The Hercules W2000 and the Wankel Rotary Engine
Felix Wankel first toyed with the ideas that would become his rotary engine back in the late 1920’s and 1930’s but he was unable to do practical development work on it until the disruption of the Second World War was concluded in 1945. Thus it was that he didn’t produce a working prototype until February 1st, 1957. That working prototype served as a proof of concept but it had a long way to go before it would be ready to be put into mass production.
Despite the engine being in need of a great deal of development work there were a great many customers who purchased licenses to develop and manufacture the engine including NSU (who would work on it in conjunction with French car maker Citroën in the joint Comotor project), Japan’s Mazda, Yamaha, Kawasaki, and Suzuki (and possibly also Honda), and Fichtel & Sachs. Of these it would prove to be Mazda who would enjoy the most success with the engine, while the NSU/Citroën Comotor project almost bankrupted Citroën and brought NSU to an end.
Fichtel & Sachs were in the business of making their StaMo two stroke petrol/gasoline engines of 50cc-600cc capacity and also produced a two stroke diesel under license from Holder initially in 500cc and later 400cc and 600cc. They also produced a semi-automatic transmission called the Saxomat along with bicycle parts and shock absorbers.
Being in the business of making engines with industrial applications such as marine or agriculture Fichtel & Sachs’ interest in the Wankel rotary engine was for its potential in those fields. They acquired the Hercules motorcycle company in 1963, which was a sensible acquisition for them because Hercules was one of the dominant makers of motorcycles for the German market and many of their bikes were fitted with Sachs two stroke engines.
This was around the time they purchased their license for the Wankel engine, and so it was a natural idea for them to put the two together and create a Wankel engine powered motorcycle.
Fichtel & Sachs work on the Wankel engine had wider application than just for a motorcycle however. Their initial work on a single rotor Wankel engine was intended as a power plant for snowmobiles such as the American made Arctic Cat Panther 295.
This engine was an air-cooled 294cc single rotor which produced 27hp and would in later versions produce up to 32hp, this was the engine they decided would be a good fit in a motorcycle.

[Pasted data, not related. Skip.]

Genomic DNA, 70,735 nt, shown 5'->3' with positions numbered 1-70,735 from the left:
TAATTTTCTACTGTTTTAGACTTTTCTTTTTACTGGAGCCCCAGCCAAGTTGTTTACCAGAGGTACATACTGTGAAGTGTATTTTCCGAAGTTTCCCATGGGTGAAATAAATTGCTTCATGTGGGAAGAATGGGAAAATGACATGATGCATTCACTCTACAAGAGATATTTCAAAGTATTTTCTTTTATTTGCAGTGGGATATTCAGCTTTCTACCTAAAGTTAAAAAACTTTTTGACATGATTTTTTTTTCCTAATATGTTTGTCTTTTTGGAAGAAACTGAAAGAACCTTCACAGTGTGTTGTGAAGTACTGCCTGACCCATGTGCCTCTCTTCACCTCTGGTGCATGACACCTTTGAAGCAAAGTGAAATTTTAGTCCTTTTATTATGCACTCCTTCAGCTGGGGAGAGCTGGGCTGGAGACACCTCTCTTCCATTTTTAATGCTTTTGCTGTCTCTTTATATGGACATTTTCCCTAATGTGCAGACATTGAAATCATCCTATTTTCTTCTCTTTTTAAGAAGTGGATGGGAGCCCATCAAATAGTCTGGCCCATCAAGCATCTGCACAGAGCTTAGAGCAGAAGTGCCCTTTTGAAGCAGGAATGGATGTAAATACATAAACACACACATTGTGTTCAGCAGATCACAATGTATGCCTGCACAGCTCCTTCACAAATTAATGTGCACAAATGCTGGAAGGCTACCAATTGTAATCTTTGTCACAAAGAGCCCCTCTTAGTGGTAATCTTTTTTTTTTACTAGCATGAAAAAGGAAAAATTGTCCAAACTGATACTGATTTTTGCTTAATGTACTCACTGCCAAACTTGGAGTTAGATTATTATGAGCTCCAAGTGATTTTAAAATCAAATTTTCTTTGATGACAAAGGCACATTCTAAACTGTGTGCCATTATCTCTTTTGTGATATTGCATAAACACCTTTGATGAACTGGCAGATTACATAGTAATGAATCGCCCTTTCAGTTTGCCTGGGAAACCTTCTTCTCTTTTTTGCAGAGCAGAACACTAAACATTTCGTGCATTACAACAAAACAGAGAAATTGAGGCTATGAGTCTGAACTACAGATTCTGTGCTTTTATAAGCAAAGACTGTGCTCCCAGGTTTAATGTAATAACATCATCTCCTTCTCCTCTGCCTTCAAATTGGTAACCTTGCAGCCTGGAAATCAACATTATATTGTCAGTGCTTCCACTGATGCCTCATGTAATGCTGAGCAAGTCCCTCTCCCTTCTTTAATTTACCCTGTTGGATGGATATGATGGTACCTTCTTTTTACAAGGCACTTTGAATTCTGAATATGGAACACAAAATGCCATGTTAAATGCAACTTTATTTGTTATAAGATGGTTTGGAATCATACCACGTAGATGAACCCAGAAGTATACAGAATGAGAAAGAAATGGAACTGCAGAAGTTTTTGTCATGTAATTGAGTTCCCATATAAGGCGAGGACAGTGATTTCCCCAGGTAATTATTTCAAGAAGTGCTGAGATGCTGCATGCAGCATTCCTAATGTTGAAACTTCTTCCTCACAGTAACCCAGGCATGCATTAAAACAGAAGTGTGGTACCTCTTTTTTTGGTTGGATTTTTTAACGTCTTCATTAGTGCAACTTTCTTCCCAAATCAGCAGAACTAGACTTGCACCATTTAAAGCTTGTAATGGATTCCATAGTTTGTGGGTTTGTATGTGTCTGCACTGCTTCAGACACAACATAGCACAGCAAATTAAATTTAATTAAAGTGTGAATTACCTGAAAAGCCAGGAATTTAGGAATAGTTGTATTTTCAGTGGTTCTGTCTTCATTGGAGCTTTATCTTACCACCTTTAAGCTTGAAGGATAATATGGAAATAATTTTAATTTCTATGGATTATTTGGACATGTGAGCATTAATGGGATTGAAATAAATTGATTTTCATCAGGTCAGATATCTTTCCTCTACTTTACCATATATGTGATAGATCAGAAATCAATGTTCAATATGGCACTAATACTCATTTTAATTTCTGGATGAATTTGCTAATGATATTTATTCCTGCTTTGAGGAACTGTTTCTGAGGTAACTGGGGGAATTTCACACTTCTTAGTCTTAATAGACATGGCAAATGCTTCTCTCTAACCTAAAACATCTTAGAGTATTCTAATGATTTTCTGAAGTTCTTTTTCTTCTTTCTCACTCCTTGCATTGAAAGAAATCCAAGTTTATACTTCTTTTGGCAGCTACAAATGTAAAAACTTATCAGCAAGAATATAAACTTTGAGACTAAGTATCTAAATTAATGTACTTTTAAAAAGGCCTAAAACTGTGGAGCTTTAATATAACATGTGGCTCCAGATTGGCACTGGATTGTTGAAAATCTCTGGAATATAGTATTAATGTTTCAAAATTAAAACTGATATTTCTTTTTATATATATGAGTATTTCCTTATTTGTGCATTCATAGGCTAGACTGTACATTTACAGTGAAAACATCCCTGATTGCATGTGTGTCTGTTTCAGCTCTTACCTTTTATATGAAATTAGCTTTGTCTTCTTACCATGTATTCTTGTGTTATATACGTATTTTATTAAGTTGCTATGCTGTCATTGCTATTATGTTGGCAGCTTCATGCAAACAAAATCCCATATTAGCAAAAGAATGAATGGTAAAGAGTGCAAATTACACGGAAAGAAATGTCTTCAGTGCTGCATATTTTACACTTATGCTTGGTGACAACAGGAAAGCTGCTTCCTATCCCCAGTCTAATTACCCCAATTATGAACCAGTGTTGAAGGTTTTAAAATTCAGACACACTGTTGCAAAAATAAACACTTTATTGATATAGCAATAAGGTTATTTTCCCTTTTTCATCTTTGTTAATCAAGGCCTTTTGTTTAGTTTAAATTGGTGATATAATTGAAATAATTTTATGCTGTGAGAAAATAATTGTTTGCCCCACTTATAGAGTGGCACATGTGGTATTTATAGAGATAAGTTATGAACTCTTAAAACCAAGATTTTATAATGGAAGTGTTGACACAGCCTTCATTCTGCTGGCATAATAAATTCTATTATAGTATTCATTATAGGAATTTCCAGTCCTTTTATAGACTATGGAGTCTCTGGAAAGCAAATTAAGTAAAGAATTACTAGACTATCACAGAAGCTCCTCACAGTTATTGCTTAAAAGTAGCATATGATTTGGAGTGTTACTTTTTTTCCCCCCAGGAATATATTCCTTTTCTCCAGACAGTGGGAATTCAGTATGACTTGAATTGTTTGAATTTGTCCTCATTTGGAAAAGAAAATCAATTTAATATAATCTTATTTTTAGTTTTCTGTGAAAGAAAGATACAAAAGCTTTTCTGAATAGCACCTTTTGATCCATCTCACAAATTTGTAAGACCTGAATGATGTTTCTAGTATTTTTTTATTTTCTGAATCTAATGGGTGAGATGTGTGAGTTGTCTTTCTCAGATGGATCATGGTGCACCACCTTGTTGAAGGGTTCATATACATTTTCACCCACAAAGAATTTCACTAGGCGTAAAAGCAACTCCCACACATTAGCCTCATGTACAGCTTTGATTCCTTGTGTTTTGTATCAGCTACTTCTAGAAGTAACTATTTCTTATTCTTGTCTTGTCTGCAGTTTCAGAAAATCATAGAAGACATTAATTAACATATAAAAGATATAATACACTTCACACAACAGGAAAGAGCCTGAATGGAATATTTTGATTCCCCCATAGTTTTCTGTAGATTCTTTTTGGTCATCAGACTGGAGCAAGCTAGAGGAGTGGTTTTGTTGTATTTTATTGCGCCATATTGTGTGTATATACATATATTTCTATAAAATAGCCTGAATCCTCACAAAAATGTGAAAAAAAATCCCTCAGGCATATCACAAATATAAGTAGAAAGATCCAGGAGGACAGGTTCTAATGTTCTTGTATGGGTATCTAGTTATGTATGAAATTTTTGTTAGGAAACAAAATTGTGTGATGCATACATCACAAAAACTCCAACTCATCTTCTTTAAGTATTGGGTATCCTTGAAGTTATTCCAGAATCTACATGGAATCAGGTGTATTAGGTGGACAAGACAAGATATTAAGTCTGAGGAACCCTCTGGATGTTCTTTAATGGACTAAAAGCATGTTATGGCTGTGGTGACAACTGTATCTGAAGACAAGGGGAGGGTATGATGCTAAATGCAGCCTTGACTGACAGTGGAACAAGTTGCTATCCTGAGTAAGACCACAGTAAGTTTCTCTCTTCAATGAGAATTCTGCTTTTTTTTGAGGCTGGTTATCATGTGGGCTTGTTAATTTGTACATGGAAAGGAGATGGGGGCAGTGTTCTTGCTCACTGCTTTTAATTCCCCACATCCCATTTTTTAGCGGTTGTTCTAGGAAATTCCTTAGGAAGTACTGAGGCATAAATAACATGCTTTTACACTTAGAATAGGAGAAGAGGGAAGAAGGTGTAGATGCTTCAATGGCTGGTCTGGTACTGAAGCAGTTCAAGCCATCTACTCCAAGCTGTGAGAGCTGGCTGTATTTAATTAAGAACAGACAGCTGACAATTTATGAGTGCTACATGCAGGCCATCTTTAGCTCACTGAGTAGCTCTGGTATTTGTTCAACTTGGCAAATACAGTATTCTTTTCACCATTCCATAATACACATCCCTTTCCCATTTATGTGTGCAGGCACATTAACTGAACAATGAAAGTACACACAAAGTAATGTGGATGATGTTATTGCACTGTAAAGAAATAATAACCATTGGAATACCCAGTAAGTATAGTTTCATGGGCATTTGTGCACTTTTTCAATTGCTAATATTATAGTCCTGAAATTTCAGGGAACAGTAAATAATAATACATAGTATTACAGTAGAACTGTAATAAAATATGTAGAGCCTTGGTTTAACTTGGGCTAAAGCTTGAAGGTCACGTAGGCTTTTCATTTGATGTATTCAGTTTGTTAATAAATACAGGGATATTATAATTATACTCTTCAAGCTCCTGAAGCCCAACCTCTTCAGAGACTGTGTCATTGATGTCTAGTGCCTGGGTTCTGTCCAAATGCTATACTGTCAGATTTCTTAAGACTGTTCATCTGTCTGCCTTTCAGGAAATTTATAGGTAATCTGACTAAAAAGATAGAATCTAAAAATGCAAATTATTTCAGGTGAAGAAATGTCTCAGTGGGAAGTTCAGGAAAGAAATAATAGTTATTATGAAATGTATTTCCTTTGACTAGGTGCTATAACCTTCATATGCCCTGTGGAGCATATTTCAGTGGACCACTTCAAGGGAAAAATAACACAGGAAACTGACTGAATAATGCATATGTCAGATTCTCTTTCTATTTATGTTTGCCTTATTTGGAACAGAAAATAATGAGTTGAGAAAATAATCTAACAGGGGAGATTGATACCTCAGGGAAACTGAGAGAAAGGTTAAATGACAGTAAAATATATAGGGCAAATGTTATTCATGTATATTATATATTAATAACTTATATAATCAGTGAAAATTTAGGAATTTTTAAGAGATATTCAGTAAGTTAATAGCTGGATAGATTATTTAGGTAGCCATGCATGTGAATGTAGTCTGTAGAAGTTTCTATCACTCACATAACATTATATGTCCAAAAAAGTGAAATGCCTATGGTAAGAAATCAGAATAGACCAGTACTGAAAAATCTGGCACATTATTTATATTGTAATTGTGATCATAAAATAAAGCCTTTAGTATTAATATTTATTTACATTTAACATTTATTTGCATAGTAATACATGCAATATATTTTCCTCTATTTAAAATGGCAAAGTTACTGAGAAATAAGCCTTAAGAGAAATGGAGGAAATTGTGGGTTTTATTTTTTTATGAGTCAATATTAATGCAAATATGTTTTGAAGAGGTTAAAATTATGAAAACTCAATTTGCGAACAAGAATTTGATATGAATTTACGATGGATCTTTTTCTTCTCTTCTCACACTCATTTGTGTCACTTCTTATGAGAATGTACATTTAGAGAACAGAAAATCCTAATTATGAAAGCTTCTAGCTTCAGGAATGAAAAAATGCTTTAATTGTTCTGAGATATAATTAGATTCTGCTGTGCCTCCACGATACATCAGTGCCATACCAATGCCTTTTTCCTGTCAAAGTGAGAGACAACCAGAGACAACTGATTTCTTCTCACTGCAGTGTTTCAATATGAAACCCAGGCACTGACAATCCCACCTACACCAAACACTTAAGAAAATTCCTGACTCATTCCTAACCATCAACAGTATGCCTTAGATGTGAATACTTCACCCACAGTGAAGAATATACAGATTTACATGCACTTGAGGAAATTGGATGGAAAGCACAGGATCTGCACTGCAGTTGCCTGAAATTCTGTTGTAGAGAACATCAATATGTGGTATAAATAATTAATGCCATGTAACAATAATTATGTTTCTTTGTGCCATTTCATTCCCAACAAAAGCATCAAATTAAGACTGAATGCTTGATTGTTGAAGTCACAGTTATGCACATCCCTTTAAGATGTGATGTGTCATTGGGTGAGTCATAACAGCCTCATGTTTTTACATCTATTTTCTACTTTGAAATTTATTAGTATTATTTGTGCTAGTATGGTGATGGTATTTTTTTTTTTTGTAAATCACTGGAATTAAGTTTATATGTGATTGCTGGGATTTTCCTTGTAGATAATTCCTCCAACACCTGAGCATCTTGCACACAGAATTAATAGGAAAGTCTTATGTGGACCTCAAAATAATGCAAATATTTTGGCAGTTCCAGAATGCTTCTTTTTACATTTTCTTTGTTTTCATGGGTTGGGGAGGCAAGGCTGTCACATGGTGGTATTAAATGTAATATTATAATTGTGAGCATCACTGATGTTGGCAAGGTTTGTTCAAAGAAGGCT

The Hercules W2000
Fichtel & Sachs decided to call their first Wankel engine motorcycle the Hercules W2000 and they showed the prototype at the 1970 West Cologne Autumn Motorcycle Show: that prototype featuring a shaft drive and four speed gearbox from a BMW R27 that would not be used on the production model.
Needless to say a motorcycle fitted with such a unique engine was guaranteed to garner a significant amount of interest. Such interest was likely helped along by the work Mazda had successfully accomplished in getting their Mazda Cosmo wankel rotary engine sports car into production in 1967, and their success in the 1968 84 Hour Marathon de la Route at Nürburgring in Germany: a success that demonstrated the reliability of the Wankel engine.
1968 had also seen the improved Series II Cosmo enter production, so the Wankel was getting good publicity and many motorcyclists are enthusiasts interested in innovative technological advances.
The Japanese motorcycle makers were keen to develop Wankel engine motorcycles with Yamaha showing a prototype twin-rotor RZ-201 at the 1972 Tokyo Motor Show. Suzuki were also planning a Wankel engine motorcycle called the RE5 which they put into production in 1974: the same year the Hercules W2000 entered production and began appearing on dealer showroom floors.
The enthusiasm for the Wankel in a motorcycle was not only founded on its being a new engine concept, but because it provided a smooth power delivery and could theoretically be made to operate at very high revs. So the engine was seen as an ideal power plant for motorcycles.
Hercules put a great deal of effort into making their new Wankel engine motorcycle a success. The tubular steel frame was purpose built and featured two down-tubes that bent back to provide twin horizontal supports for the Sachs Wankel engine which was hung mounted longitudinally from them, that support being supplemented by another mounting at the rear.
The engine had to be mounted lower than would have been preferred because of the clearance needed for the 32mm Bing carburetor sitting on top of the engine (as it would in the snowmobile that engine had originally been made for).
The single rotor engine had a compression ratio of 8.5:1 and in its first iteration produced 27hp @ 6,500rpm with torque of 24.5lb/ft @ 4,500rpm. Engine power was later raised to 32hp @ 6,500rpm. The engine had a single exhaust port which was then branched into two with exhaust pipes with mufflers running each side of the bike.
A rotary engine tends to run very hot and produce very hot exhaust gases so both engine temperature and exhaust header temperature had to be handled properly in the design, no small feat as the heat in the engine varied greatly, much more than in a conventional engine.